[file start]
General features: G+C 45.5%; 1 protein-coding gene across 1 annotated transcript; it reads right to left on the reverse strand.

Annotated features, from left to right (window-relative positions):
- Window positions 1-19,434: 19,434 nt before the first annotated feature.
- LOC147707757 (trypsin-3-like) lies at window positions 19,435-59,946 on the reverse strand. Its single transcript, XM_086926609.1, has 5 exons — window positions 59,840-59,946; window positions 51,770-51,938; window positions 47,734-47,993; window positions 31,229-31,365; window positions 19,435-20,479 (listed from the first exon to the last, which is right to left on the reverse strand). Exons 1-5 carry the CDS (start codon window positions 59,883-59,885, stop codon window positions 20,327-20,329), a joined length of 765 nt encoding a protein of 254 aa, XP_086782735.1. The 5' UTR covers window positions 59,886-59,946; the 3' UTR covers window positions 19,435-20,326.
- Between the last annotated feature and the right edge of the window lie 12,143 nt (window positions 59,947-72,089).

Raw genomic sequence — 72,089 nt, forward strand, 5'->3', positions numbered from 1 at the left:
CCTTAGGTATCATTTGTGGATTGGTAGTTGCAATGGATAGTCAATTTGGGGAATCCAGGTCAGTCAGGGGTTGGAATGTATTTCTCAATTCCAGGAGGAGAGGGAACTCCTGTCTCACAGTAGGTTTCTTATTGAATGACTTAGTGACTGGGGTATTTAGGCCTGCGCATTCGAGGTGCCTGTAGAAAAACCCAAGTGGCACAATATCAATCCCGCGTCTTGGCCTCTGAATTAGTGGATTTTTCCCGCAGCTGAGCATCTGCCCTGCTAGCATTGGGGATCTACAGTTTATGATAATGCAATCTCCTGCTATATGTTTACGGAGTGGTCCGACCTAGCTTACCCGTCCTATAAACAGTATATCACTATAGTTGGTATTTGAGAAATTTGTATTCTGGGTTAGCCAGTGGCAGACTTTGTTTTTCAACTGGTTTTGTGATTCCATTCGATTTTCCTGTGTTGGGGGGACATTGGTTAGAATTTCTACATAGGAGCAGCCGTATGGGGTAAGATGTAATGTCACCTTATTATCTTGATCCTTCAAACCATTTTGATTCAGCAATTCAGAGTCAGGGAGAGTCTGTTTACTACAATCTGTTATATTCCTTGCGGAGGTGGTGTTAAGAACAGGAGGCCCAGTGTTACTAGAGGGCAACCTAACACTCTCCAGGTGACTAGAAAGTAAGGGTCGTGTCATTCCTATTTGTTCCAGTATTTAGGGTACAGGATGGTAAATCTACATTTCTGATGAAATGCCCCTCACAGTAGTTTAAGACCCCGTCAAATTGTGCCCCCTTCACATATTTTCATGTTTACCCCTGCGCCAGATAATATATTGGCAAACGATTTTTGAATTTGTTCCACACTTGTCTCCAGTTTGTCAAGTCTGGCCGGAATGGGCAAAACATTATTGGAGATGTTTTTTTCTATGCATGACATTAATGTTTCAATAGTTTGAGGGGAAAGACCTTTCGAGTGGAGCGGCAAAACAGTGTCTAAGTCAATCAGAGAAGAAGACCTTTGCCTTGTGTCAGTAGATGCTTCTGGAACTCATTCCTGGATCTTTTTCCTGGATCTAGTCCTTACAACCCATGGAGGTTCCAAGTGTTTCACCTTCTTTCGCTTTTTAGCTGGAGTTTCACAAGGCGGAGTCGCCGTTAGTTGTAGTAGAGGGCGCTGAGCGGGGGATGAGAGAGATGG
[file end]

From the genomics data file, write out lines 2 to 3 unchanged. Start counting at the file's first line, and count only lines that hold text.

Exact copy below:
Annotated features, from left to right (window-relative positions):
- Window positions 1-19,434: 19,434 nt before the first annotated feature.